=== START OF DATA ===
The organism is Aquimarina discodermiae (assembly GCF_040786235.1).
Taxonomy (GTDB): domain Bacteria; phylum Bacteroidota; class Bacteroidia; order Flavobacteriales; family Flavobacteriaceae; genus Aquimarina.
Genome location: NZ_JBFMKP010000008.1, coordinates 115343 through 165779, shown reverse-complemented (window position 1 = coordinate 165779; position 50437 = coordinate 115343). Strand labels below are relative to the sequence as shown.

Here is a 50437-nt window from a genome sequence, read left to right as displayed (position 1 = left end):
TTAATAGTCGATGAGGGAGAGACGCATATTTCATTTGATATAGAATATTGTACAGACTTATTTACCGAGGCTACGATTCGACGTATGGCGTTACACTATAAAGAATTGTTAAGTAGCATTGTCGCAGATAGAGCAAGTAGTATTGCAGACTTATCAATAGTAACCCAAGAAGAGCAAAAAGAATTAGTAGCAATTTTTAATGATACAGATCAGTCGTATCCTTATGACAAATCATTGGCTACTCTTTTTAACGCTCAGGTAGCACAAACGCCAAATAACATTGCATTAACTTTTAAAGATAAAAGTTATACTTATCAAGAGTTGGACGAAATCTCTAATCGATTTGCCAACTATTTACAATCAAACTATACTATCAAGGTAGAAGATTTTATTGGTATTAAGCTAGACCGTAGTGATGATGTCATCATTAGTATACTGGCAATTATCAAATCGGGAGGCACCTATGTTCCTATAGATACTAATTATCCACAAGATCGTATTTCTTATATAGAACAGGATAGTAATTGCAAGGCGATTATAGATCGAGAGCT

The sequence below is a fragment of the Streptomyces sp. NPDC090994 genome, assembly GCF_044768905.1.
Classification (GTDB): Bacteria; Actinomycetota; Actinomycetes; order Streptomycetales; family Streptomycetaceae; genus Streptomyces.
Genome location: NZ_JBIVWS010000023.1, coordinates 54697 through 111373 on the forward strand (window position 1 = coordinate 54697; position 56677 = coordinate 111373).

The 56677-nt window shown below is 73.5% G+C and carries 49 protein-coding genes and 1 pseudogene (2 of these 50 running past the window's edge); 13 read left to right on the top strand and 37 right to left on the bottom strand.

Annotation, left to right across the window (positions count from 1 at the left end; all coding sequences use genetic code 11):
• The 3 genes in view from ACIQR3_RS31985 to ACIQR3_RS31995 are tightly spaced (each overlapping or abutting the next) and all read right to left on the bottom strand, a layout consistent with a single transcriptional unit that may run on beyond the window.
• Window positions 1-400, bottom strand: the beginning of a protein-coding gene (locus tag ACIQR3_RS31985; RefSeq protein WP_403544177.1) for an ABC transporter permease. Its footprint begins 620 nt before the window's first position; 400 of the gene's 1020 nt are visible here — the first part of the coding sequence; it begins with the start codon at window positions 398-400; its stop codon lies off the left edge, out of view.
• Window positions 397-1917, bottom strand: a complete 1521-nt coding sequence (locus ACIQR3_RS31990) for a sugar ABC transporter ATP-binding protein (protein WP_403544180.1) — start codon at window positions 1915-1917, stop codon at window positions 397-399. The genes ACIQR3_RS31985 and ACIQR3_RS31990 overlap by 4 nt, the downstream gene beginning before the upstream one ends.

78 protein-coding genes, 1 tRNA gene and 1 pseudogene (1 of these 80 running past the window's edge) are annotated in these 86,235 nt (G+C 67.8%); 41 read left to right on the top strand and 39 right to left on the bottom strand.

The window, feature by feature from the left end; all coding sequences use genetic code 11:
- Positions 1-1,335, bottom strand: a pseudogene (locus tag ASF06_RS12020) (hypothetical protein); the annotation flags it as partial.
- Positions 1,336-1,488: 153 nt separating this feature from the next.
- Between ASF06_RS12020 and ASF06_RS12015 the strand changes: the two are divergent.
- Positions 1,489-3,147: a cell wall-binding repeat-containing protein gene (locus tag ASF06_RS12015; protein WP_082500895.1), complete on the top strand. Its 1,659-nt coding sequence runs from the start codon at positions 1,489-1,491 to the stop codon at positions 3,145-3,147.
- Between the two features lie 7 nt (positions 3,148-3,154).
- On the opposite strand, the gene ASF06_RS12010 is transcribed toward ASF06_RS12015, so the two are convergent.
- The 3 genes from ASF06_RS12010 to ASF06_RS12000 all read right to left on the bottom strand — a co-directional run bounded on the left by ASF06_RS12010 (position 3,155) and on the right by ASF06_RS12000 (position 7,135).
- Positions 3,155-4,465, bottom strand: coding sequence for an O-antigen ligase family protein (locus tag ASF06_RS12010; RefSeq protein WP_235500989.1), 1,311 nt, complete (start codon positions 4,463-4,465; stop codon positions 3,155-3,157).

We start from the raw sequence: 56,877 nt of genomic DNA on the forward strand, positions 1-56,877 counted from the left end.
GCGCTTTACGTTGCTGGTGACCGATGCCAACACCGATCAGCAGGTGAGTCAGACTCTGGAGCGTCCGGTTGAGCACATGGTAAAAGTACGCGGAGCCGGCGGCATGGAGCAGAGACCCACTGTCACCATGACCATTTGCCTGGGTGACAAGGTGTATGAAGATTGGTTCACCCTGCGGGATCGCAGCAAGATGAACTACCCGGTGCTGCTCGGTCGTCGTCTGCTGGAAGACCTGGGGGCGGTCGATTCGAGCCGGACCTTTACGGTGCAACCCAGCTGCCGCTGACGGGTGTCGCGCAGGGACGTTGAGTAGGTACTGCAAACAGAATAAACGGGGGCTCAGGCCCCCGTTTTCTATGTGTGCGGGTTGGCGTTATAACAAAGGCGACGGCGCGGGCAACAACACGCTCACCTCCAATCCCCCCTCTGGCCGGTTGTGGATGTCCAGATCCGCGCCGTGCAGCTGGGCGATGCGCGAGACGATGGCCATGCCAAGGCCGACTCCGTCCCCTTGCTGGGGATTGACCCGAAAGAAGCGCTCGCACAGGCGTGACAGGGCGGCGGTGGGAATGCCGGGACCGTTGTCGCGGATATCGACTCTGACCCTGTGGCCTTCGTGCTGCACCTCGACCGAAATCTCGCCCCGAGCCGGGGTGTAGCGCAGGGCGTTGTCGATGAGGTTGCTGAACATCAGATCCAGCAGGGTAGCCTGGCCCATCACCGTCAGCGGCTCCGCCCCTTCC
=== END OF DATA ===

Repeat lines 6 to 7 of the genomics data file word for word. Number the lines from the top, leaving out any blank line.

The sequence below is a fragment of the Streptomyces sp. NPDC090994 genome, assembly GCF_044768905.1.
Classification (GTDB): Bacteria; Actinomycetota; Actinomycetes; order Streptomycetales; family Streptomycetaceae; genus Streptomyces.